Squaw Valley 1960

Games History

The 1960 Olympic Winter Games were held in Squaw Valley, a remote site in the Sierra Nevada Mountains, USA. When Alexander Cushing put forward the town’s bid to the International Olympic Committee in 1955, the resort did not even exist! He was the only inhabitant and homeowner in the whole place (300km from San Francisco and 1,900m above sea level). With absolutely no facilities, everything from skating rinks to ski runs, lifts and lodging had to be built from scratch.

The organising committee refused to build a bobsled run because only nine nations had indicated an intention to take part. This created huge controversy prior to the Games. It was the only time that bobsledding was not included on the Olympic program.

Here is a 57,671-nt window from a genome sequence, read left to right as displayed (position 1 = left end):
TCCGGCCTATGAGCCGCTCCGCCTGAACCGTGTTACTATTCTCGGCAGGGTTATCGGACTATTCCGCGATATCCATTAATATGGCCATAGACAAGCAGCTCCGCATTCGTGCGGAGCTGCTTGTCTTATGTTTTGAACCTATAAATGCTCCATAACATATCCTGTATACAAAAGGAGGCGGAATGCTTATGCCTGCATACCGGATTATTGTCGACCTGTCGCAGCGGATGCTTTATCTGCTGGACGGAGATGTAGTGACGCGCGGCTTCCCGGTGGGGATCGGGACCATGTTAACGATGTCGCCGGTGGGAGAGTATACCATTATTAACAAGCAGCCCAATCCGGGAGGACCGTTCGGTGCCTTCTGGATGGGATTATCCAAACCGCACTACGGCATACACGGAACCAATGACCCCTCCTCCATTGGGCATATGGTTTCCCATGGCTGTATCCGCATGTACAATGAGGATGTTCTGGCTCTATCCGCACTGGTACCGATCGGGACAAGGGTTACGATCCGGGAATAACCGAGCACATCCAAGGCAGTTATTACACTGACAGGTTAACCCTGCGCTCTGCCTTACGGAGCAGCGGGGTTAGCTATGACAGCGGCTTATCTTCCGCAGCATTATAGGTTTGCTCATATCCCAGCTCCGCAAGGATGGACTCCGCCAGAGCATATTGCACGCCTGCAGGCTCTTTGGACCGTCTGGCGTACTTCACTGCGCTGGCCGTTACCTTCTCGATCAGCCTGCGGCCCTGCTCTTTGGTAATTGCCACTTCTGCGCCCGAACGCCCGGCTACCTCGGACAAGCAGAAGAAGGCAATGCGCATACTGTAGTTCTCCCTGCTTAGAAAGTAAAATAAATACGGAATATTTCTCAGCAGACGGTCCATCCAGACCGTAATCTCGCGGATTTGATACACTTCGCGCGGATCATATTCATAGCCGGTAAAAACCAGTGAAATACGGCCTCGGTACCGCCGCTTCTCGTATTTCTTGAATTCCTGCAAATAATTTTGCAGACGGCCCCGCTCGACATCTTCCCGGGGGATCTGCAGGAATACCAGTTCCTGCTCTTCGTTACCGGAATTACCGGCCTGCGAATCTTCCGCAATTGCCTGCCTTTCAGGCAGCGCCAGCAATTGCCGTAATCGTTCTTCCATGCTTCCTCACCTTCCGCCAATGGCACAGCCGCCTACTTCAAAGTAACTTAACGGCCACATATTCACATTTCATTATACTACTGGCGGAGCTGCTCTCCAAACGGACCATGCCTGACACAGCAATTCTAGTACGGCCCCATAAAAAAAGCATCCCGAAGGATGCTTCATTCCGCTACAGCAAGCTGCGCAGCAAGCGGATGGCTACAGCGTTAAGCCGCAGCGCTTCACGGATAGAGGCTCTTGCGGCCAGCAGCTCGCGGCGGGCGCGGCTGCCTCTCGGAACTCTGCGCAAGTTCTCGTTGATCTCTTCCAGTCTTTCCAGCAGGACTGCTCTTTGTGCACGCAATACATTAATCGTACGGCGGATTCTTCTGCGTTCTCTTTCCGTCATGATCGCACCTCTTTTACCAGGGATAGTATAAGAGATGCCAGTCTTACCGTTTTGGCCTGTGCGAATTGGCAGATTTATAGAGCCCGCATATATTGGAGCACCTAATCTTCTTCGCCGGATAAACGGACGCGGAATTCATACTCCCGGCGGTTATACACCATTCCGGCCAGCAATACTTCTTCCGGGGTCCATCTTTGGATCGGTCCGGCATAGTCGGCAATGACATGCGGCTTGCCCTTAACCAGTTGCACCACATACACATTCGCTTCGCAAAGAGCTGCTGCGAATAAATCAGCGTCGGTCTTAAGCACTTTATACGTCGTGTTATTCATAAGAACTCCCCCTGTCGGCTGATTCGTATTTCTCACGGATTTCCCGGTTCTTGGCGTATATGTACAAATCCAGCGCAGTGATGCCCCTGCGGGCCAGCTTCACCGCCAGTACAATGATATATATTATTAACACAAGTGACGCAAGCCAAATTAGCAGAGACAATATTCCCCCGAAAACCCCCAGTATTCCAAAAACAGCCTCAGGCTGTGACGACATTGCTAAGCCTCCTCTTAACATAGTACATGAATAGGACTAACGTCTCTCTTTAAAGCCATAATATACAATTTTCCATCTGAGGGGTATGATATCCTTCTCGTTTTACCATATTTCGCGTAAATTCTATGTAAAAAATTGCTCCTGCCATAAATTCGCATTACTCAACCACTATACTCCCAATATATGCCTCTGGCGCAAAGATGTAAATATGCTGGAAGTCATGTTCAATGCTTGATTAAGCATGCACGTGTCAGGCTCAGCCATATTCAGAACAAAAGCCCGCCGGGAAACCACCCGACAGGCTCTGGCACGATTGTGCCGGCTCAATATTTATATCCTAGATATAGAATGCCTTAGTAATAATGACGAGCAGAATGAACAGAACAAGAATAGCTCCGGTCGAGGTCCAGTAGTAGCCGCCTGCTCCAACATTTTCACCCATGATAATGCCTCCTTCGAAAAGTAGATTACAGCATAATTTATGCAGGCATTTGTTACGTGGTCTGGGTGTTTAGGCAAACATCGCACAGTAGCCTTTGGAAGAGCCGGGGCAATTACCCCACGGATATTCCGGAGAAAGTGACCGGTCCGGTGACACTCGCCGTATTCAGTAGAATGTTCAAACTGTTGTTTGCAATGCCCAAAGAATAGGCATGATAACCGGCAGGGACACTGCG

For the first time, women competed in speed skating and the Soviet school teacher, Lydia Skoblikova clinched two of the medals. She became the first winter athlete to win six career gold medals.

A new sport, biathlon (a combination of cross-country skiing and shooting) was added to the Olympic program. The first race was won by Klas Lestander of Sweden.

At the age of 35, Finnish cross-country skier Veikko Hakulinen had already won two gold medals, but his most memorable Olympic exploit was yet to come. As the anchor of the Finnish relay team, he took off 20 seconds after Norway's Brusveen, winner of the 15km race. One hundred metres from the finish line, he took the lead to win by one metre.

Male speed skater Yevgeny Grishin gained victories in the 500m and the 1,500m, just as he had in 1956. By far the biggest surprise of the Games was the championship victory by United States ice hockey team, upsetting both Canada and the USSR.